News Release

BGRF trustees present at Financial Times and The Economist Longevity Conferences

Peer-Reviewed Publication

Biogerontology Research Foundation

Financial Times Global Pharmaceutical and Biotechnology Conference 2017 and The Economist Business of Longevity 2017 Conference

image: These are the Financial Times Global Pharmaceutical and Biotechnology Conference 2017 and The Economist Business of Longevity 2017 Conference logos. view more 

Credit: Financial Times & The Economist

Monday, November 27, 2017, London, UK: Biogerontology Research Foundation Trustee Dmitry Kaminskiy and Chief Science Officer Alex Zhavoronkov spoke at the Aging and Longevity Panel at the Financial Times Global Pharmaceutical and Biotechnology Conference on November 10th, 2017, alongside Aubrey de Grey, Chief Science Officer of SENS Research Foundation, and Joseph Antoun, Chairman of the Global Healthspan Policy Institute.

The panel discussion focused on how close geroscience is from bringing practical and actionable results in extending healthy, productive longevity and how far the biopharma industry is from a paradigm shift from treatment to prevention. The fact that this subject is being as part of the agenda at one of the biggest biotech conferences in UK and Europe, featuring the majority of global biopharma companies, is a very strong indicator that geroscience and ageing research is now entering the mainstream consciousness of the public, policy makers and healthcare industry thought-leaders.

The Financial Times' biotech conference follows close on the heels of The Economist's The Business of Longevity Conference 2017 in Hong Kong on October 27th 2017, where Biogerontology Research Foundation Trustee Jim Mellon spoke on the subject of investing in the emerging longevity industry soon after the UK release of his new book Juvenescence: Investing in the Age of Longevity.

Furthermore, this is not a chance occurrence but a legitimate trend, given the World Economic Forum's Prosperity in the Age of Longevity) panel discussion in Davos earlier this year, and The Economist's Ageing Societies 2016 in London and The Business of Longevity 2016 conferences in San Francisco.

"The fact that very well-renowned and respected brands such as The Economist and Financial Times are now regularly hosting conferences and panel discussions on the subject of ageing shows the credibility building around the business of longevity. A mere three years ago optimism toward the real emergence of geroscience and longevity was very low, and it was nearly unthinkable that this topic could be included in the agenda of top-tier conferences whatsoever. But the outlook has now changed, and healthspan extension is now a logical topic of discussion for world-leading healthcare thought-leaders. The science of ageing has matured, and we are now witnessing the dawn and rise of the longevity industry" said Dmitry Kaminskiy, Managing Trustee of the Biogerontology Research Foundation.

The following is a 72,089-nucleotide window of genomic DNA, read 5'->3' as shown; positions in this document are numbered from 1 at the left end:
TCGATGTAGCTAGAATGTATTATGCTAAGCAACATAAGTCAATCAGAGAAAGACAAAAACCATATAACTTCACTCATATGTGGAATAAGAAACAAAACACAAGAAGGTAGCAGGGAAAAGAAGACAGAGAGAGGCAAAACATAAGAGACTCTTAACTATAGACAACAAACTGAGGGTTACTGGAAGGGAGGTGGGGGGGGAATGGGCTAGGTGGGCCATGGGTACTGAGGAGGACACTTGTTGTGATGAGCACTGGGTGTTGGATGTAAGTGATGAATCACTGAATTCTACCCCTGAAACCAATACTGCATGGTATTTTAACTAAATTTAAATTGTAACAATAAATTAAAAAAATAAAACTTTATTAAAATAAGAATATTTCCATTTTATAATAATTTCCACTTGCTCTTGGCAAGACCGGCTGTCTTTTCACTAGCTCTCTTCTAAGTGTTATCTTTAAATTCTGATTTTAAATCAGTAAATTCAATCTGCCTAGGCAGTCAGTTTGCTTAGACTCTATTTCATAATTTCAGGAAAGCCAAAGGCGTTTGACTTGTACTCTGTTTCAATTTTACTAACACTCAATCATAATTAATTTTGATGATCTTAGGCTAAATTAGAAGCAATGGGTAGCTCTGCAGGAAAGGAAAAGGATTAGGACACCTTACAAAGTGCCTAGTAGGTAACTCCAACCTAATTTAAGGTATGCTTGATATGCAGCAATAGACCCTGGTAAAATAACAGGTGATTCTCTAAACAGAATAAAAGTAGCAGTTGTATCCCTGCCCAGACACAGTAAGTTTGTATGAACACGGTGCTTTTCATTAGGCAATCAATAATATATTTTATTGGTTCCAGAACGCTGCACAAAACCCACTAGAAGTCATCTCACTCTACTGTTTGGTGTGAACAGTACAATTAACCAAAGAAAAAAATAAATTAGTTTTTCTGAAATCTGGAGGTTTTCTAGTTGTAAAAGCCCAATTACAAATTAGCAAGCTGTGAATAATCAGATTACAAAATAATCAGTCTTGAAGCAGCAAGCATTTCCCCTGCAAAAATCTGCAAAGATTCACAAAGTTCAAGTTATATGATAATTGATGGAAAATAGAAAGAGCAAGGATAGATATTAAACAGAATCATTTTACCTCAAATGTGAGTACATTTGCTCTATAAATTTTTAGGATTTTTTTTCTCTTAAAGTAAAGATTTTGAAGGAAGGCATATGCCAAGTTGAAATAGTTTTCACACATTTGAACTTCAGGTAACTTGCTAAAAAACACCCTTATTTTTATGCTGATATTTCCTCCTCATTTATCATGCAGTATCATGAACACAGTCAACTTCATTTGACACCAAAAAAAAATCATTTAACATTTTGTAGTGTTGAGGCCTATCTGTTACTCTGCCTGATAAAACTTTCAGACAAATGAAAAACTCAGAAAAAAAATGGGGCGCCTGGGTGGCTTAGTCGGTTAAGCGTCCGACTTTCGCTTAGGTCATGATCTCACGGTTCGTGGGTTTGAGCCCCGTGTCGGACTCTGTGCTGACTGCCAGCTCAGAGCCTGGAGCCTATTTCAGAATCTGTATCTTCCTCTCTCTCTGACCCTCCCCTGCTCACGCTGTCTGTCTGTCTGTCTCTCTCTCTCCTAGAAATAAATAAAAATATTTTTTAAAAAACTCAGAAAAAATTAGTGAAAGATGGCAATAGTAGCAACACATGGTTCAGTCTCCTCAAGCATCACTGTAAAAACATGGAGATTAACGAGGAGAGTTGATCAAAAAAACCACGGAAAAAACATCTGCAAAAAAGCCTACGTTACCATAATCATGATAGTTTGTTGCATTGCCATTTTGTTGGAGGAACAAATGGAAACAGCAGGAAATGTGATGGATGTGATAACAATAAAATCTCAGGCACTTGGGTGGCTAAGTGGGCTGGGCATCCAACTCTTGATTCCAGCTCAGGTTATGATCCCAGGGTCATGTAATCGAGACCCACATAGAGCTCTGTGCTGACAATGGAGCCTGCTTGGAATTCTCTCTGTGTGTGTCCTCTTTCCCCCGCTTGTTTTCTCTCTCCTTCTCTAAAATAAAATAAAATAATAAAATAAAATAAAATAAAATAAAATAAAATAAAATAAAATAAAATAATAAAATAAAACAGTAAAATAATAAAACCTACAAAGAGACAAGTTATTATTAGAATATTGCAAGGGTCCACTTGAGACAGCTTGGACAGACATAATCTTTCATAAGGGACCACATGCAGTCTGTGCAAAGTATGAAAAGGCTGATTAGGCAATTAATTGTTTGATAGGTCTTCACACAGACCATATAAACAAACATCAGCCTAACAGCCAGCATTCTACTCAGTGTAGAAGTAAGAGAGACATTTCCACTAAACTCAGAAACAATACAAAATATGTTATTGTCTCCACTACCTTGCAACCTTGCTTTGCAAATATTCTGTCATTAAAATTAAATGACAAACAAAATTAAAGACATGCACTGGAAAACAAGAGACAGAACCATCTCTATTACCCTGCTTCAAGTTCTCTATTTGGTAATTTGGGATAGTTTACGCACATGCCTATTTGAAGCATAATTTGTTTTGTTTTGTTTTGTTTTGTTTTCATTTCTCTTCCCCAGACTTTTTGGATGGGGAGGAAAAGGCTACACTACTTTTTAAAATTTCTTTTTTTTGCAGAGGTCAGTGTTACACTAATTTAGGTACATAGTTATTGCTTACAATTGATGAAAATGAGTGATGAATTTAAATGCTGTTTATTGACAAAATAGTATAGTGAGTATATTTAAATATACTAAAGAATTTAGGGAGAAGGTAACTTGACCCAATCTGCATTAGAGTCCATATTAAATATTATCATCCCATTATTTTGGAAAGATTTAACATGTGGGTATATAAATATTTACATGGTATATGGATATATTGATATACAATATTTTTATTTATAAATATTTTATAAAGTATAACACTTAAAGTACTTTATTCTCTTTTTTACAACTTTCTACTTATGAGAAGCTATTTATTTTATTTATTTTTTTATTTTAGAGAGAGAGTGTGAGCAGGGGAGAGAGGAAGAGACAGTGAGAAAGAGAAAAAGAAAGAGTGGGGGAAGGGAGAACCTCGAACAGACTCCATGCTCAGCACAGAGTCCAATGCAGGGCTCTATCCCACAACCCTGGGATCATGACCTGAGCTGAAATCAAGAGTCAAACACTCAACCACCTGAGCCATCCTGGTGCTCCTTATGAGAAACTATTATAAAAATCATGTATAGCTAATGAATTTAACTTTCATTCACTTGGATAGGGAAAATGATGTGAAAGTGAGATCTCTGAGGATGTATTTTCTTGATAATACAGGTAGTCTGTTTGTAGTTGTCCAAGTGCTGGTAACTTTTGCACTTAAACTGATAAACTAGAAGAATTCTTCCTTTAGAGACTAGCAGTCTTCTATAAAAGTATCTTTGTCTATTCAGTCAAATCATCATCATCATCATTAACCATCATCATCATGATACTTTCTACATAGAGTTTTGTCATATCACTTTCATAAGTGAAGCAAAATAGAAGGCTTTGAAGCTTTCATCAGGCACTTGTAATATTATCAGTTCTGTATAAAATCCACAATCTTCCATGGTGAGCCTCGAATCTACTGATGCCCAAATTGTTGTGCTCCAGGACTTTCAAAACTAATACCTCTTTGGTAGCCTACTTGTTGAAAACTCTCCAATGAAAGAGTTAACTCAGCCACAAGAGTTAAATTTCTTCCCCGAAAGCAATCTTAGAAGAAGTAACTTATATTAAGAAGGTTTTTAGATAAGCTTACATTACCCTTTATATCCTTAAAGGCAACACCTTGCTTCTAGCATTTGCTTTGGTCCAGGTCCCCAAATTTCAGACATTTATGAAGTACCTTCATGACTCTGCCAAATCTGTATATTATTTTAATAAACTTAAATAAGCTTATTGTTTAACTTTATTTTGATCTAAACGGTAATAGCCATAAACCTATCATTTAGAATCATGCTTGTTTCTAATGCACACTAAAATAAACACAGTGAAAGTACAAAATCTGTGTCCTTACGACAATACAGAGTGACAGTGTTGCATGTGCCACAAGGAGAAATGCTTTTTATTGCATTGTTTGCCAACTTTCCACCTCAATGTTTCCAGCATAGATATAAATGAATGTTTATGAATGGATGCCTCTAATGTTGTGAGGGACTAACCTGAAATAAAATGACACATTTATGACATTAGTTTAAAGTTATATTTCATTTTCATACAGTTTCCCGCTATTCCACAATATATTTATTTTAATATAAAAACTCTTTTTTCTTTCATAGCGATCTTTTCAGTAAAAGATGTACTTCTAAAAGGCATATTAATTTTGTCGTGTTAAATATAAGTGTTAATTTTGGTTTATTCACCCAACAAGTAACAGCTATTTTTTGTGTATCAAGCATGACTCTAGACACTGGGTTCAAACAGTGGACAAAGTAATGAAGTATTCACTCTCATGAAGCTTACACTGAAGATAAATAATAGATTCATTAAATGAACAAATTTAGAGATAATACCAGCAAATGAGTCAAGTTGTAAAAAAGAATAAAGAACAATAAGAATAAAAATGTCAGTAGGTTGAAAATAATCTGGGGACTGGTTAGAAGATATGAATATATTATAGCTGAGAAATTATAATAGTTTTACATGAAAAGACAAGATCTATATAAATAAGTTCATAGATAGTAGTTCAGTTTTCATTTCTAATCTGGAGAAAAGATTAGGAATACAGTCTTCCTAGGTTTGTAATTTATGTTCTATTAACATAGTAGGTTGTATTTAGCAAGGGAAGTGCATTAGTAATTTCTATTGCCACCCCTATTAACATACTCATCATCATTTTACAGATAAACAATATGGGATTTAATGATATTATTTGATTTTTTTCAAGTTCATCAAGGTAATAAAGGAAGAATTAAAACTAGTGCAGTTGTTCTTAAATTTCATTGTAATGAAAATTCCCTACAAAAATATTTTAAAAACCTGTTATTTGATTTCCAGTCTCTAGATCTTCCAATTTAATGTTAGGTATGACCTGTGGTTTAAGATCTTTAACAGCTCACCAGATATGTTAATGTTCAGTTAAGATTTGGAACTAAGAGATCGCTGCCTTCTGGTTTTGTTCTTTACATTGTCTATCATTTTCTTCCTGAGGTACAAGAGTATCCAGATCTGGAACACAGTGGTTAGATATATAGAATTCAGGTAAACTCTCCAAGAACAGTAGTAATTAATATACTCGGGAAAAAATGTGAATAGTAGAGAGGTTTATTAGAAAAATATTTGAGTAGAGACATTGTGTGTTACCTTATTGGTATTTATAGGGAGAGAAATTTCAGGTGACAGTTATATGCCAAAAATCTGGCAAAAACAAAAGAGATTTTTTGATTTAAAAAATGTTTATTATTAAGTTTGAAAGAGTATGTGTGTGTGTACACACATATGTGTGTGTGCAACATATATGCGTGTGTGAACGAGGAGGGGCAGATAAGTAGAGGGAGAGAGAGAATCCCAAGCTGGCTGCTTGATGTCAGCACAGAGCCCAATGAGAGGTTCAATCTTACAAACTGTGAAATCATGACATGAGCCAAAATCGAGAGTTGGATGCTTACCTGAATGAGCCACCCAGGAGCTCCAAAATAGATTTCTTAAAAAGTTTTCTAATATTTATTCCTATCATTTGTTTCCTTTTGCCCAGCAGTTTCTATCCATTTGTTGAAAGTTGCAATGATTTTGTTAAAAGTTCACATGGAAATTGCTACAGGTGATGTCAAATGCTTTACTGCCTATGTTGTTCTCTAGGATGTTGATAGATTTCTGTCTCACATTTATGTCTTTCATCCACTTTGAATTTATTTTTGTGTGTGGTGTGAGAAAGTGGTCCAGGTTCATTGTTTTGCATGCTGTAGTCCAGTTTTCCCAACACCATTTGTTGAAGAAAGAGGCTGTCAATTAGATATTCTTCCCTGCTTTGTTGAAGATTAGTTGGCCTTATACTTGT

The Biogerontology Research Foundation is pleased to have participated in these landmark conferences and to have had early draft of our upcoming Longevity Industry Landscape Overview 2017 (Volume 1: The Business of Longevity and Volume 2: The Science of Longevity) distributed to the conference's participants by Financial Times. The first two volumes of this report have been in production for over a year, and will be published online, free to the public, by the end of the year.


About the Biogerontology Research Foundation:

The Biogerontology Research Foundation is a UK non-profit research foundation and public policy center seeking to fill a gap within the research community, whereby the current scientific understanding of the ageing process is not yet being sufficiently exploited to produce effective medical interventions. The BGRF funds and conducts research which, building on the body of knowledge about how ageing happens, aims to develop biotechnological interventions to remediate the molecular and cellular deficits which accumulate with age and which underlie the ill-health of old age. Addressing ageing damage at this most fundamental level will provide an important opportunity to produce the effective, lasting treatments for the diseases and disabilities of ageing, required to improve quality of life in the elderly. The BGRF seeks to use the entire scope of modern biotechnology to attack the changes that take place in the course of ageing, and to address not just the symptoms of age-related diseases but also the mechanisms of those diseases.

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